FTC must probe Facebook for violating children's privacy with unfair and deceptive business practices, groups urge

A coalition of 16 consumer groups on Thursday called on the Federal Trade Commission to investigate whether Facebook engaged in unfair and deceptive business practices in violation of a major children's privacy law.

This latest complaint to the FTC, which is already probing a range of the tech giant's business practices, is in response to documents unsealed from a 2012 class action lawsuit that was settled in 2016.

Internal Facebook documents released in response to a Freedom of Information request by the Center for Investigative Reporting reportedly revealed the company was knowingly tricking children into making in-game purchases and made refunds almost impossible to receive with a complicated bureaucratic process.


Advocates want the FTC to examine whether Facebook employed unfair business practices by charging children for purchases made without parental consent. Common Sense Media, a nonprofit advocating for child health, and the other organizations filing the complaint, also want the federal agency to investigate whether Facebook violated the Children's Online Privacy Protection Act (COPPA), which makes it unlawful for any operator of a website or online service directed at children to collect personal information from a child" without verifiable parental consent.

"Facebook’s practice of ‘friendly fraud’ and referring to kids as ‘whales’ shows an ongoing pattern of the company putting profits over people. Kids, under any circumstances, should not be the target of irresponsible and unethical marketing tactics," said Jim Steyer, CEO of Common Sense Media, in a statement. "Facebook has a moral obligation to change its culture toward practices that foster the well-being of kids and families, and the FTC should ensure Facebook is acting responsibly."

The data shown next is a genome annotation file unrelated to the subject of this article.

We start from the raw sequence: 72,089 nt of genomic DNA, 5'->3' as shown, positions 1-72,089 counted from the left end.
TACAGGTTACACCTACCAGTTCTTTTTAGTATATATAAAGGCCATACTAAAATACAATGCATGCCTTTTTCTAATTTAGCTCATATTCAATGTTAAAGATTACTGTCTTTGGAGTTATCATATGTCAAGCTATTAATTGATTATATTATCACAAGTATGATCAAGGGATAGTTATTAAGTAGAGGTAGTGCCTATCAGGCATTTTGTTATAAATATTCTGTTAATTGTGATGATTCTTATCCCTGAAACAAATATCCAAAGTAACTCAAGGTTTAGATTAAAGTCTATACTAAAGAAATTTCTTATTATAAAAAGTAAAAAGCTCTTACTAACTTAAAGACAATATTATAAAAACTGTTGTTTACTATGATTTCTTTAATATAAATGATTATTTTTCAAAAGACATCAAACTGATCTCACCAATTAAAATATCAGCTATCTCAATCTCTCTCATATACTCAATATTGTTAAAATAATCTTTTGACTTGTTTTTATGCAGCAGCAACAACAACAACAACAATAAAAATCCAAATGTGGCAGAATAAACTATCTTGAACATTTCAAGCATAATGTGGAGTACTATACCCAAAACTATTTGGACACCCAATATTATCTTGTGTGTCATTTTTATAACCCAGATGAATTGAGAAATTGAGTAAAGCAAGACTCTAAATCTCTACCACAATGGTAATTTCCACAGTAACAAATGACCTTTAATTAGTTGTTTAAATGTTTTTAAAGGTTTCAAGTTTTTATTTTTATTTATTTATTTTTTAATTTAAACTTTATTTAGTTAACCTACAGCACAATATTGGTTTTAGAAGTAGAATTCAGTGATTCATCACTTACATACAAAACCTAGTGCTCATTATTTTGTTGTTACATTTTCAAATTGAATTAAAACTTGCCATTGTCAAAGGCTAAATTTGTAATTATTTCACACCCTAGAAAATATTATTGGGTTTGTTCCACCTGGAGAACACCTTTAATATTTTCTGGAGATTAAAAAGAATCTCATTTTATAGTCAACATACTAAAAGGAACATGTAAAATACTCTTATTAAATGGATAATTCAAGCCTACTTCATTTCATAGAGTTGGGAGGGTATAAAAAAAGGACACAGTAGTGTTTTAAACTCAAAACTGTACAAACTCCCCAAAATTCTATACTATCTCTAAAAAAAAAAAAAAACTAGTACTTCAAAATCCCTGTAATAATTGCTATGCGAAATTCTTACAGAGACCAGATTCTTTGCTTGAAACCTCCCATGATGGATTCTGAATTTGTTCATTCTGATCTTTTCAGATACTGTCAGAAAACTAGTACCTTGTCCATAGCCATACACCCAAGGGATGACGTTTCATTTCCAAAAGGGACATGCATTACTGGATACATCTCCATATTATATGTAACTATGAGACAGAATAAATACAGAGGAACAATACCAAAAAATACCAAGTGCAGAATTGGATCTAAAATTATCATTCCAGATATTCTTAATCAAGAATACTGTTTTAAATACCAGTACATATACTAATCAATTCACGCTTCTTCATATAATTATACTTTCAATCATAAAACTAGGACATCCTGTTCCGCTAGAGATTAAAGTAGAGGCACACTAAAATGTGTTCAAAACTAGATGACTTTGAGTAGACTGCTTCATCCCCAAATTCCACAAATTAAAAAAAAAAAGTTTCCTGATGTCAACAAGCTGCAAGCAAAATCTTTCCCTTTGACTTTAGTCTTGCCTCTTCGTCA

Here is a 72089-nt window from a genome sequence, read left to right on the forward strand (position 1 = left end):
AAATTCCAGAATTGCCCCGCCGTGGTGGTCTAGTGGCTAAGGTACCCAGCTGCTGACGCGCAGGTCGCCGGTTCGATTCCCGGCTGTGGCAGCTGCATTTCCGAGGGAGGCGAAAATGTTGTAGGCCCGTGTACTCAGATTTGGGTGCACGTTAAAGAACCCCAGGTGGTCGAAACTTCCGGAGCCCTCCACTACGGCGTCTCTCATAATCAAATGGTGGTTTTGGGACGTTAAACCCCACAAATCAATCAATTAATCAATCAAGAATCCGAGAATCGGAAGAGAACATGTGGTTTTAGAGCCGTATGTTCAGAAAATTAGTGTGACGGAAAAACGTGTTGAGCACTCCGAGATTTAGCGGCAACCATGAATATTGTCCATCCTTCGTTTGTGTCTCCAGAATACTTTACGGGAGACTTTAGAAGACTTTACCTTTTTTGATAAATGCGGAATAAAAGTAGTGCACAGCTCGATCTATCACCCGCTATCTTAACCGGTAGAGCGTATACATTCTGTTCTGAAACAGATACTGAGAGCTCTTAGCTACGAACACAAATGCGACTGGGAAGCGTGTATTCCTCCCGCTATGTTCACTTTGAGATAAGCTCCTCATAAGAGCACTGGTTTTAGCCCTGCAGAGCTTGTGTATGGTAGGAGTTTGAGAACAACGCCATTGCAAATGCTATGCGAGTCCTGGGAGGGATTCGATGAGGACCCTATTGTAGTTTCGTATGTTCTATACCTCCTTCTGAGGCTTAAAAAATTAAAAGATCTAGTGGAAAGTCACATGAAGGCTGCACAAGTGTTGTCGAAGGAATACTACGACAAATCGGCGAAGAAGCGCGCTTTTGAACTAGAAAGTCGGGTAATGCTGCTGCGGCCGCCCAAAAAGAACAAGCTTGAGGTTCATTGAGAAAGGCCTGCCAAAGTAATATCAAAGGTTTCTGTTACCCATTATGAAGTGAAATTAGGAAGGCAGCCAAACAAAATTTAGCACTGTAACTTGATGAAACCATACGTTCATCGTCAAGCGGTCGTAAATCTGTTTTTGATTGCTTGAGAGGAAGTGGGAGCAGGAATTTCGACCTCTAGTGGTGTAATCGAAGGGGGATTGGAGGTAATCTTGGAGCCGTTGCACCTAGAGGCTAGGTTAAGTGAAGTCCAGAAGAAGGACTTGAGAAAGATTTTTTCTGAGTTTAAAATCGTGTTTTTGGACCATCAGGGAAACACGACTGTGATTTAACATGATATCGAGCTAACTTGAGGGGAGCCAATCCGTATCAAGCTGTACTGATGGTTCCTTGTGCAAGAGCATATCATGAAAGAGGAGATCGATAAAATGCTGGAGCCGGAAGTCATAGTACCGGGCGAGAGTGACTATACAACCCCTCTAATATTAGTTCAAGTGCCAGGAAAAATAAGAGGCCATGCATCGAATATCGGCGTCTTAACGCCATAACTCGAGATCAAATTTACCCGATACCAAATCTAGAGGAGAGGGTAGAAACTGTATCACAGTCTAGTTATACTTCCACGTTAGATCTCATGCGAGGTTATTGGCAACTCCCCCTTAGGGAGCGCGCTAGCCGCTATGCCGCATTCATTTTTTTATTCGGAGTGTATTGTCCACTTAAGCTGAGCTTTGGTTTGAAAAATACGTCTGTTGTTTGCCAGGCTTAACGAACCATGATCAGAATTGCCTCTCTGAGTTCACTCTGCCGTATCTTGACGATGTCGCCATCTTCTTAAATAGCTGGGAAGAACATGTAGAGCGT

Josh Golin, the executive director of Campaign for a Commercial-Free Childhood, which also supports the FTC complaint, said: "Facebook's scamming of children is not only unethical and reprehensible — it's likely a violation of consumer protection laws."

Facebook CEO Mark Zuckerberg testified in Washington in 2018 but did not appear before British lawmakers.

Facebook CEO Mark Zuckerberg testified in Washington in 2018 but did not appear before British lawmakers. (AP)

The FTC complaint comes days after a British fake news report called the social network and its leadership "digital gangsters" and the FTC is reportedly negotiating a multi-billion dollar settlement with Facebook.

When contacted by Fox News for comment on the complaint, a Facebook spokesperson provided the following statement:

“We want people to have safe and enjoyable gaming experiences on Facebook, so providing resources to seek refunds for unauthorized purchases made in games is an important part of the platform. We have in place mechanisms to prevent fraud at the time of purchase and we offer people the option to dispute purchases and seek refunds. As part of our long history of working with parents and experts to offer tools for families navigating Facebook and the web, Facebook also has safeguards in place regarding minors’ purchases. In 2016, we updated our terms and now provide dedicated resources for refund requests related to purchases made by minors on Facebook, including special training for our reviewers.”